You’re hanging out in your local churchyard cemetery (as one does) and you stumble upon a strange headstone.
Michael Murricane, died 1977, “in a road accident on the morning of his intended wedding in this church.”
At first, this sounds like the most urban legend-y crap ever. File alongside: summer camp murderer who lives in the woods and has knives for hands.
But as one Reddit user discovered, the story is totally true. Michael and his betrothed, Sally, had their the wedding set for the morning of May 28th. “Tragically Michael was killed in a car crash early on the morning of their wedding and he was later buried in Dewsall Church where they had been due to be married.”
This is where it gets even more interesting. Buried next to Michael in the churchyard is none other than his fiancée, Sally, who died in 2011. Her headstone says “Betrothed to Michael Murricane,” even though she died 34 years after Michael.
From her obituary we learn that Sally, devastated by Michael’s death, moved from Canada to London and became the technical director of the Royal Opera House. She spent her later years traveling all over the world, trekking the Himalayas and the Andes, and, while sailing around Antarctica, survived a 98-foot rogue wave that knocked out the ship’s navigation equipment.
She was buried, “as she had always wished, in a grave beside Michael in the church down the road from the house she had always loved so much.”
I’ve been trolling the Metropolitan Museum of Art’s open collections for a few weeks now. Yes, I’m forced to do ALL THE TROLLING myself until I have engineered death elves to do this work for me. The Met is a goldmine of new art, culture, etc., to share with the Order.
As Duane Michals’ “Death Comes to the Old Lady” is a photo series, not a single photo/artwork, I wanted to share it here. Michals is an American photographer, and this series was shot in 1969. It is in the Met’s collection, but not currently on display. It WILL be on display when the Met is like, “Caitlin, would you like to curate a death retrospective?” And I’ll be like, “Well, I’m not really qualified BUT I have been trolling your collection online and I know a lot about death so yeah sign me up, guys!”
Hey, you guys know the Dalai Lama, right? You’re fans, even? His Holiness? Nobel Peace Prize winner? Beacon of human rights and Tibetan Buddhism the world over?
I suspect you would probably trust His Holiness in matters of how to chill the hell out and be a good person. Well surprise, surprise. From the Dalai Lama himself we have word that such a journey involves daily meditation and thoughts about your own death.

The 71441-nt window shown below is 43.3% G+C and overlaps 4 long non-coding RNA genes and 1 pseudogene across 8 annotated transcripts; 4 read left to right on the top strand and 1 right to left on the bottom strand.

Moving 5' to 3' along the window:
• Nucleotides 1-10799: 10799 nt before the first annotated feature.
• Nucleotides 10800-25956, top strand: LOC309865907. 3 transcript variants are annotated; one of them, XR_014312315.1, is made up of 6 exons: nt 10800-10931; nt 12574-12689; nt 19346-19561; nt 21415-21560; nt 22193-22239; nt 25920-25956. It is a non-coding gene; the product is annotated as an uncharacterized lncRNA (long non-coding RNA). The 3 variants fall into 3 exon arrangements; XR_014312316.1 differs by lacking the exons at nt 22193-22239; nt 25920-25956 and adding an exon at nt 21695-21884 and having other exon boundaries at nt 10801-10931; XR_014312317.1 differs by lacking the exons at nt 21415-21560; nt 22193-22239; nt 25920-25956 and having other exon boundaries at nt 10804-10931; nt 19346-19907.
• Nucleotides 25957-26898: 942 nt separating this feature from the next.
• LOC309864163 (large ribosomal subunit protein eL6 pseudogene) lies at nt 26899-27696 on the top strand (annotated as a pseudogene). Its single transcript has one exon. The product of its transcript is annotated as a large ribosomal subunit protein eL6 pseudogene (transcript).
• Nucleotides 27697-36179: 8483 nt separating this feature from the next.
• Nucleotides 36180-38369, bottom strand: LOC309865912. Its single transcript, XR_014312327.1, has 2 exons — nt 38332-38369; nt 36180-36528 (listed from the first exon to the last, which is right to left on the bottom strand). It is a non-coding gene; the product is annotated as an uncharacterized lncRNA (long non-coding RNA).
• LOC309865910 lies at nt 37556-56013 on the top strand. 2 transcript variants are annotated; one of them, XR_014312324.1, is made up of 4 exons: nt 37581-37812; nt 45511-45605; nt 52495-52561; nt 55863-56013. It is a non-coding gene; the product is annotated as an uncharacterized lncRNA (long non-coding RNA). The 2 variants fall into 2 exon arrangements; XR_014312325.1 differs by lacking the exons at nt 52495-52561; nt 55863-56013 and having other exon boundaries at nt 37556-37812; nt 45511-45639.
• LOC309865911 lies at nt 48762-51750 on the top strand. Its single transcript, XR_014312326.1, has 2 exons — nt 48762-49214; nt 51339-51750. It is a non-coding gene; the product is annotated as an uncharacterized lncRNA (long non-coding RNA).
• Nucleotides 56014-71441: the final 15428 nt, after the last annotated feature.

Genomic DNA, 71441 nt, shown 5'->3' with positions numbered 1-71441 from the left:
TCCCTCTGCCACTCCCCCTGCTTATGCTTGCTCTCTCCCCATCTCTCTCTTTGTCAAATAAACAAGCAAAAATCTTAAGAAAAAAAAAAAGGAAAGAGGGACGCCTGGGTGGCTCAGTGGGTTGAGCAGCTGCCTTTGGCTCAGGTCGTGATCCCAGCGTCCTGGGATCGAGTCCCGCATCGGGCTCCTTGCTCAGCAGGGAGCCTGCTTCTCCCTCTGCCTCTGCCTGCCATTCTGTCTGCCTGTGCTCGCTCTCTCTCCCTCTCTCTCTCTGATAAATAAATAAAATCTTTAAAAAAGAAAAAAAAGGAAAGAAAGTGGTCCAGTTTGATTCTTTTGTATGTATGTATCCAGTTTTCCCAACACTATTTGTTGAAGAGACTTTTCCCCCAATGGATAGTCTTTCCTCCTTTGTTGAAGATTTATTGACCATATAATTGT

His Holiness has called meditation on death and the impermanence of life an “eye-opener” and the practice best suited to “help you face whatever hardships may come your way.” It is also a way to fight off delusions and stimulate you to action. “Awareness of death is essential at every stage of your spiritual life.”
My favorite passage is from The Joy of Living and Dying in Peace where the Dalai Lama (Mr. Lama?) talks about the bad things that happen to humans who forget to think on death:
When you forget death, there is very little chance of your being inclined toward practice. Without awareness of death, your practice will become slack and ineffective. You will be predominantly occupied with the affairs of this life. There are people who receive vows and recite their prayers daily. But because their awareness of death is weak, they behave like ordinary people in times of crisis, becoming excessively angry, attached, or jealous.
There is a saying in Tibetan: “When you are well fed and enjoying the sunshine, you look like a practitioner. But when faced with a crisis you reveal your true nature.” Everyday experience tells us that most of us are like this.
Without awareness of death, you have the affairs of this life at the center of your heart. And because you are obsessed with wealth, status, and fame, you barely flinch when committing negative actions.
If you forget that you will die, you will think mainly about how to lead a prosperous life. Your most important concern will be to get a good place to stay, good clothes to wear, and good food to eat. You will not hesitate to deceive and threaten others if you get the chance. What is more, you might judge such negative activities as the marks of an efficient and capable person. This is a clear indication that you are not farsighted enough to think about the long future ahead.
Now get out there and contemplate your inevitable mortality.
Thanks to this site for sourcing the book online.
Well my gracious word, I plum forgot to upload the latest Ask a Mortician onto the blog. If a tree falls on the internet and no one hears it, is the tree real? That’s the saying, right? Something like that.
This is a video I made in response to this rant posted by a funeral director on Reddit, accusing the industry of being one large pyramid scheme designed to scam grieving families.
Chanel Reynolds, the amazing widow activist from Get Your Shit Together suggested that the two of us do a panel together at SXSW 2014 about what we call the “Death Space.” The Death Space is the strange world of death that has cropped up on the Internet, especially in the last few years, where people live (and die) online.
Chanel has a great sense of humor, and I think the two of us would have quite a time putting this together.
The thing is, all potential panels that present at SXSW are selected partially through public vote. Soooooo…
STEP 1: Sign up here https://auth.sxsw.com/users/sign_up
SXSW will send you a confirmation email. Click on the link in the email to confirm your account.
STEP 2: Go to this page http://panelpicker.sxsw.com/vote/20420
Hit the thumbs up sign in the top left corner corner. It should turn green.
Yes, you’re right, this seems like a lot of steps, but it’s SXSW so they’re all like “innovation” and “technology” and “digital” and “HELLA STEPS.”